Print your own cases, part 1 of 10

It’s about time I started blogging again and this time I just write a series of 10 parts explaining how I create small, plastic cases for all kinds of stuff. For example, like the battery container in a earlier post.

I like to use my 3D printed models as cases for my own electronic experiments. I’m still experimenting but things can be quite interesting this way. The things you create this way are unique. No one else has something like it, unless they can use your model to print their own cases. And this time I’m going to create a case for an electronic thermometer/hygrometer that I bought from AliExpress for € 1.28. And I want a pretty girl model to hold it up so I need to create a second structure to add stability to the whole model, since it would be top-heavy with the device high up. I will solve this by including space for a few 10mm round magnets that I have so I can put the whole thing against my whiteboard.

So, I will have a flat bottom with a small back panel that holds space for the magnets and a beam that will go up to give more support to the box. This beam will also hold a magnet on the top to better stick it against my whiteboard, else gravity will turn it upside-down. (Been there, done that!) An extra cylinder will connect the box to this beam so the model will be quite stable. That cylinder will need to be added in Poser since I don’t know where the box will be when I create it.

Anarani for blogpost

But because I need exact measurements I’m also going to create a model for a ruler, so I can scale the ruler in Poser to synchronize it with the dimensions of the case. Why? Because Poser doesn’t create export files with proper measurements so you need to rescale them afterwards! Since I know the length of the ruler and since it will be the longest part, I should be able to fix the scale again to the proper length.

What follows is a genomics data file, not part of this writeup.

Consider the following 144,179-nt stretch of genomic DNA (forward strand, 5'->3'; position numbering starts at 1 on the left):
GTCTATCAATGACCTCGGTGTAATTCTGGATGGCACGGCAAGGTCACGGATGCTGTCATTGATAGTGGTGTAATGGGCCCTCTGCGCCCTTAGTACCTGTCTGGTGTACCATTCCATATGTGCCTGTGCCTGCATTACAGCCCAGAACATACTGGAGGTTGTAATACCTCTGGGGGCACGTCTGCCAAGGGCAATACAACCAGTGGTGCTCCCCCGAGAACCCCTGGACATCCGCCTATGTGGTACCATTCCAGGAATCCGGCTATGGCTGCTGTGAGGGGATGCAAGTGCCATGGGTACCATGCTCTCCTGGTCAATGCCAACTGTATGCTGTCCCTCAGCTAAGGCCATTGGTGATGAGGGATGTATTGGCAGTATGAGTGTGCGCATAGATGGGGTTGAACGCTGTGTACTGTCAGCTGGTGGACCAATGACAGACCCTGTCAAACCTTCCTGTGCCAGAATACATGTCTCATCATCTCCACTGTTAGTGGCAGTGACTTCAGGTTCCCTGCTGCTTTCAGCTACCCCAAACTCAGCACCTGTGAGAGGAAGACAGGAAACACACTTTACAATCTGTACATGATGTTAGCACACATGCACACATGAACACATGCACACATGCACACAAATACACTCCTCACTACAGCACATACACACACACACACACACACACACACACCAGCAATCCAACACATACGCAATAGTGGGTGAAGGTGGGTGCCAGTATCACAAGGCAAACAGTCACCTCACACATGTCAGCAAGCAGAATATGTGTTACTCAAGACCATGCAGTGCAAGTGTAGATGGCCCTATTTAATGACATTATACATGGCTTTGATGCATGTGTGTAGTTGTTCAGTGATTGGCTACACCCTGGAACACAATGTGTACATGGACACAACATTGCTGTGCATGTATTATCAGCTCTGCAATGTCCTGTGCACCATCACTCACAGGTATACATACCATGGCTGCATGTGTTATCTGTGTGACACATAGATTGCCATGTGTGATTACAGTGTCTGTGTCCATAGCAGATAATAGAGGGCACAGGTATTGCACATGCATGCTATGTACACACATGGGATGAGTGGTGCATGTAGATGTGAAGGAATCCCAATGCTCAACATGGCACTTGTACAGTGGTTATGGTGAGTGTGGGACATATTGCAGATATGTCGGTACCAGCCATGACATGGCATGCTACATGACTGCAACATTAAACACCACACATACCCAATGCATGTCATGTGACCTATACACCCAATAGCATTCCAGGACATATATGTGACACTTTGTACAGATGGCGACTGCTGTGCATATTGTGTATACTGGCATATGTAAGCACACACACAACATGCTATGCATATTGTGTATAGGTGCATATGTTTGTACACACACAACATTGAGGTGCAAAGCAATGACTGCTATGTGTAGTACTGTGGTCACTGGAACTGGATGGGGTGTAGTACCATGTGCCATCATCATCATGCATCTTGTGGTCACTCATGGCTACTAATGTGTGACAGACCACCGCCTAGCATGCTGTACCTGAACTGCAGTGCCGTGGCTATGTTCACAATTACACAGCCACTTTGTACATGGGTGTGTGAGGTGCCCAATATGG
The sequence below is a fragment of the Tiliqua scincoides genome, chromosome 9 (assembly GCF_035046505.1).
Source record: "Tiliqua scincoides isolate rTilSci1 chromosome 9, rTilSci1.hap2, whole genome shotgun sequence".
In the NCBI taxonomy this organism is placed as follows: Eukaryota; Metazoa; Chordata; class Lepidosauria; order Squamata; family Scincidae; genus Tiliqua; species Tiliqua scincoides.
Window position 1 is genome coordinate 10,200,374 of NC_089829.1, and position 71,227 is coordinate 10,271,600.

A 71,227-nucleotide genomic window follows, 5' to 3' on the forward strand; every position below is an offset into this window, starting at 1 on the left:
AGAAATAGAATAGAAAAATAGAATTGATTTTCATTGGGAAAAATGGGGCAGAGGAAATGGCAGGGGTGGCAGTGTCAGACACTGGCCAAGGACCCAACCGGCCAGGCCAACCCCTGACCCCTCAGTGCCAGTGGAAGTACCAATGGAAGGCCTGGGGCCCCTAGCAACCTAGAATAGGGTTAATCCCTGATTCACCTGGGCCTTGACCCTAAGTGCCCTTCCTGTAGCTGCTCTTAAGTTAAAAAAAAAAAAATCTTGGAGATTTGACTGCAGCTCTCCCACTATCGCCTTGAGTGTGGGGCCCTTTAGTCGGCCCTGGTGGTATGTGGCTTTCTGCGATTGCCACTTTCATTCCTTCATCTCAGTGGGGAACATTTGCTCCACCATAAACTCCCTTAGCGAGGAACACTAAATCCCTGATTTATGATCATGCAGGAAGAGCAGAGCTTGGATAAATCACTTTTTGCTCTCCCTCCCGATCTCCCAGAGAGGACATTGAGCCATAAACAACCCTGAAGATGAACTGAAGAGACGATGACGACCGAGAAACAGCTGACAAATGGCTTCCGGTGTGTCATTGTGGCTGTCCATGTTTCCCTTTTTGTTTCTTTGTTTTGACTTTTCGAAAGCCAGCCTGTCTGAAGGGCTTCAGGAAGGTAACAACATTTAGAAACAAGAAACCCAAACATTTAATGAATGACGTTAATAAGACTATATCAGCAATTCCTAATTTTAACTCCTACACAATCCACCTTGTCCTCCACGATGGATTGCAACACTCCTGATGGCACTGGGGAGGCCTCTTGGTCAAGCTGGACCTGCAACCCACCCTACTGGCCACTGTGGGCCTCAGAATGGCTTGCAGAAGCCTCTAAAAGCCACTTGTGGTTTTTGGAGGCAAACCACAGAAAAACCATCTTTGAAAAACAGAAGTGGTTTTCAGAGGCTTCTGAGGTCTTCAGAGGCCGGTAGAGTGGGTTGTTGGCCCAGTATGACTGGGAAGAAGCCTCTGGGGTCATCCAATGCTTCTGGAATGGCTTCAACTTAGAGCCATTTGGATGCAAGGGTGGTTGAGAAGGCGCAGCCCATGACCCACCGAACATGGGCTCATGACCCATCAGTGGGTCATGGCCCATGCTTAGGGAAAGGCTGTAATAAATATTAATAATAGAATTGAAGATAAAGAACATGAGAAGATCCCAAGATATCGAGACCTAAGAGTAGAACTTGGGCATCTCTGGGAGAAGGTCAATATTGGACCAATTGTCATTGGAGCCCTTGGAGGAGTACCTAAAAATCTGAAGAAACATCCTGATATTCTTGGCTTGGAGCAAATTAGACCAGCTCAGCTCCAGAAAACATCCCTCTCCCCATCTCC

The model will be Anarani, who happens to just look pretty and I have printed her as a model before. She’s a small elvish character and she’s one of my favorite cyborg models. However, for this post I will use her without the cyborg parts. Anarani will be standing and holding the case at around her chest or higher. This means that the model will be tall and thin and I will later explain why that’s a good thing. (In short, it’s less expensive…)

So, with the model in my mind, I will also make an artistic rendering of the model just for the fun of it. It’s not complex but you will need to add textures to the case.

So, what software do I use?

  • OpenSCAD to create the model of the case. This is a very useful tool since you will be writing scripts with exact measurements and can generate very complex things from basically simple components.
  • Poser Pro for the Anarani model, since I want the case to be held by a pretty elf and that’s too complex for OpenSCAD.
  • E-On Vue for the artistic rendering of my model.
  • Accutrans 3D to remove unwanted parts from the model and to remove all textures and merge all parts into a single model.
  • MeshMixer to set the scale of the model and to make it hollow. Meshmixer can also be used to put the model correctly upright, facing in the proper direction.
  • NetFabb Basic to do some more, automated repairs. Especially important when working with Poser models since Poser models aren’t made to be printed but rendered.
  • MeshLab as an alternative solution to repair models.

And finally I will send the model to Shapeways where it will be printed in white plastic. Other materials are also possible but white plastic tends to be the cheapest and strongest material. You can use sandstone and even colored sandstone, but sandstone isn’t very practical if you have small details like fingers, toes, noses, etc. Sandstone is great for making e.g. a bust of a model at a large size. However, sandstone requires walls of at least 2mm thick. Plastic can be as thin as 0.7mm…

In the end, I want to have a 3D printed model of about 20 cm high that I can put against my whiteboard and it will tell me the humidity and temperature.

So, that’s the plan. Let’s get started in part 2!